Thank you so much for this great tip. I plan on trying this again with him. Very few things work with him and some times I feel like I have exhausted all my options. From one mother to another thanks from the bottom of my heart.

  12. Hi there,
    I found your blog from and I loved your joy in motherhood. Can I just tell you that I cry with thankfulness to have found your blog. I'm a mom of 4 (Very young) kiddos, and feel like thing are rushing ahead so much faster than I can keep up with – and you ideas about intentional mothering are so refreshing and sweet. Like I can use some of your ideas as a guide until I get my own 2 feet under me again (new baby kinda blows them out from under me every time). And you know what inspires me the most about your blog? Your oldest daughter and the looks of true happiness/enjoyment on her face as she does things with your kiddos. Like there is hope in teaching my oldest daughter about all of the things we see as important – and the thought that maybe she won't resent it in the future. Maybe our hard work won't be in vain after all. Thank Heaven for your gift of gab, and the seed of hope you planted in my heart this (late) night.

    1. Hey Becky, it’s over ten years since you wrote this and I’m so sorry I was so horrible at responding back then (actually I still am!) but I came across this post today and wanted to send some love back somehow to all these awesome people!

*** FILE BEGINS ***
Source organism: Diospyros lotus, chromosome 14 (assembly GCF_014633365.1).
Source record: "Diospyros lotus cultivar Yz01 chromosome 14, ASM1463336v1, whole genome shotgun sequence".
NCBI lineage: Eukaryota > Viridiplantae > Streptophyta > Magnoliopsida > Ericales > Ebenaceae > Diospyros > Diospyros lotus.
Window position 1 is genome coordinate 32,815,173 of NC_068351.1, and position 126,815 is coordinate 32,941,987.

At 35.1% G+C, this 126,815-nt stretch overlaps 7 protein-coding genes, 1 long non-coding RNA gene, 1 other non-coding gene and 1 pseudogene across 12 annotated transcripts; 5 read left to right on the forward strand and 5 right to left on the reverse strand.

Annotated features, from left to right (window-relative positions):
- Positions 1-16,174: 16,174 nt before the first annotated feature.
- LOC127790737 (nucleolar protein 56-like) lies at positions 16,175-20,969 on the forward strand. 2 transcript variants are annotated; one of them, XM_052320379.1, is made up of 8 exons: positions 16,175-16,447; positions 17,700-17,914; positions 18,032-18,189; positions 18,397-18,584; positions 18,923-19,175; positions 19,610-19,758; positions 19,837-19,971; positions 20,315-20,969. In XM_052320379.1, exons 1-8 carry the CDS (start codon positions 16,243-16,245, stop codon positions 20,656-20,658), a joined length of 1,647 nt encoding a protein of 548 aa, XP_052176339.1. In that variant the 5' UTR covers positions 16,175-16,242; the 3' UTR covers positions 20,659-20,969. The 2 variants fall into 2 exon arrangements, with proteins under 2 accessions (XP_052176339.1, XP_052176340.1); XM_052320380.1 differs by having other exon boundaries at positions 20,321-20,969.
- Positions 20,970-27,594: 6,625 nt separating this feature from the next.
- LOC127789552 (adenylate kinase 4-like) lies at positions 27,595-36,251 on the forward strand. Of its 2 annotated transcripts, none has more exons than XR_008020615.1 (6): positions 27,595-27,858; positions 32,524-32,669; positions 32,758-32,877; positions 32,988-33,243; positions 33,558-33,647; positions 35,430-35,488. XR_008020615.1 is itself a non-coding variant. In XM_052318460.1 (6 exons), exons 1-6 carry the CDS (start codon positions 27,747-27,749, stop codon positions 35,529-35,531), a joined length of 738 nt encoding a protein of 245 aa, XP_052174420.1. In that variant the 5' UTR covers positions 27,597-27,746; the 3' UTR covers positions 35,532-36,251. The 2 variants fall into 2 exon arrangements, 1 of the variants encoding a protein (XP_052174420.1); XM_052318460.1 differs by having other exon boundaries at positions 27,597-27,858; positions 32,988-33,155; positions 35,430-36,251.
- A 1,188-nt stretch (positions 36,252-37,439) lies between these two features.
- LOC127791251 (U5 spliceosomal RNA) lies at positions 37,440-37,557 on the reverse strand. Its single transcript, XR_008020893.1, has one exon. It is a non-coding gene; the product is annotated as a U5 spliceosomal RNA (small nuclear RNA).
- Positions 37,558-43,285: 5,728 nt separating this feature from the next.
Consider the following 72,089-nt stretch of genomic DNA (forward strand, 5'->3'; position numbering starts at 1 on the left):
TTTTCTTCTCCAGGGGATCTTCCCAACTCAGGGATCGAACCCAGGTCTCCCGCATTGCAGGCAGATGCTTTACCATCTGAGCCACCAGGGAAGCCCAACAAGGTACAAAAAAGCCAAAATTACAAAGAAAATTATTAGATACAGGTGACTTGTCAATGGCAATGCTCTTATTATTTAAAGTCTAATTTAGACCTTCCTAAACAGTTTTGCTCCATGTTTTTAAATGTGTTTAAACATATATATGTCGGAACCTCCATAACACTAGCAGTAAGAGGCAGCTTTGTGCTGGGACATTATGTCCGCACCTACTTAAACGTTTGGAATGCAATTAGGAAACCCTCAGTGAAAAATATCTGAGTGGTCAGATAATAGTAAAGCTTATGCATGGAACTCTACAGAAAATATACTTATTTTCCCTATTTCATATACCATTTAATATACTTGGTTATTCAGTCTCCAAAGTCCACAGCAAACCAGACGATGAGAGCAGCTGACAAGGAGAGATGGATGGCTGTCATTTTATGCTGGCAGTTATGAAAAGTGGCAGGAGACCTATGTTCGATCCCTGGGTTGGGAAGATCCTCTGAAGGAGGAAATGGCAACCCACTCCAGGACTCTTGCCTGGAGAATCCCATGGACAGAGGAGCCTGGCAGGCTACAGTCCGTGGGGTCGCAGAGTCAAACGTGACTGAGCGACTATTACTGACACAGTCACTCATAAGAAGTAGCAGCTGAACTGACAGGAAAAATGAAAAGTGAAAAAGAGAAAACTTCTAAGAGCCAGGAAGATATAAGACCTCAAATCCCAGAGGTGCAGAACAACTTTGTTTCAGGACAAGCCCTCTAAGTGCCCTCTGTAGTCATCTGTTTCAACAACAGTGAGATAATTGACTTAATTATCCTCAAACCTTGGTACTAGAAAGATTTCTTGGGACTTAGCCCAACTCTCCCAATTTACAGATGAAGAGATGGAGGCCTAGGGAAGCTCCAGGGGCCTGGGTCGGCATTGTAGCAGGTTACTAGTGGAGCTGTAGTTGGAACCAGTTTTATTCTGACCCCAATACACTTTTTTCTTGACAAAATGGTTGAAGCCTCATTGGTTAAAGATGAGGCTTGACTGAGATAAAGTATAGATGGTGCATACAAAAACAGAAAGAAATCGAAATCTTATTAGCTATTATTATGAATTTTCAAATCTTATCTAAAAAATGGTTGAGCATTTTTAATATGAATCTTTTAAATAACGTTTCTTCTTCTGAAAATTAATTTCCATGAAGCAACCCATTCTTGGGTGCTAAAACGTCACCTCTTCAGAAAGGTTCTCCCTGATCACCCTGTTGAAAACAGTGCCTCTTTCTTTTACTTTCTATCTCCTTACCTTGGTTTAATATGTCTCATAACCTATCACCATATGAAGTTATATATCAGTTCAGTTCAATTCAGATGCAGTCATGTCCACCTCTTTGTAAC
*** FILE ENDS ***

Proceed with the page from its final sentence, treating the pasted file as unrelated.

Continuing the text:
13. I love this post. So important for little ones to have the support and acknowledgement of their parents so they can strive to be their best. It's my first time checking out your blog and I have really enjoyed perusing your posts.
    Shawni, you don't know me but I'm a friend of Annie's from graduate school. I have two kids of my own now and have recently started following some blogs, mostly about parenthood. Was excited to remember about yours and I look forward to following.

  14. I love this idea and would love to read the book, The Report Card, you refer to. I have searched online and can't find anything. Who is the author? Thanks!

  15. Thank you for sharing this. We have been struggling somewhat with some things around here and I think we have been focused so much on what is WRONG that we have forgotten what is RIGHT or GOOD or our "Talents". I think we need to talk about what is going right more often.

  16. I have been reading your blog for YEARS and had to come search for this tonight…
    when I read it all those years ago this idea of the fingertips was the springboard to some personal revelation that clearly told me to do what became known as “5 things” with my kids every night at bedtime – telling them five things they did good that day. we did it all growing up and they would ask for it even as kids in high school (and it really was a tradition that saved relationships over some rough patches). I was talking to our missionary son today who started doing “5 things” with his second companion and 19 months in has done it with every one since, and he said as a leader he found out this week how that has spread to so many more missionaries in their mission. Just thought I’d tell you thanks for all you’ve shared over the years that I’ve learned from and how the ripples continue! 💛

    1. Oh this is the sweetest comment ever. Thank you so much for sharing, I’m so grateful this has worked for your family and love hearing the ripple effects. I love thinking of your sweet missionary out there doing the “5 things” to buoy up the other missionaries. There’s nothing quite like positive reinforcement, we all need it once in a while, right? Again, thanks so much for sharing and I’m sending love your way!

Leave a Reply

Your email address will not be published. Required fields are marked *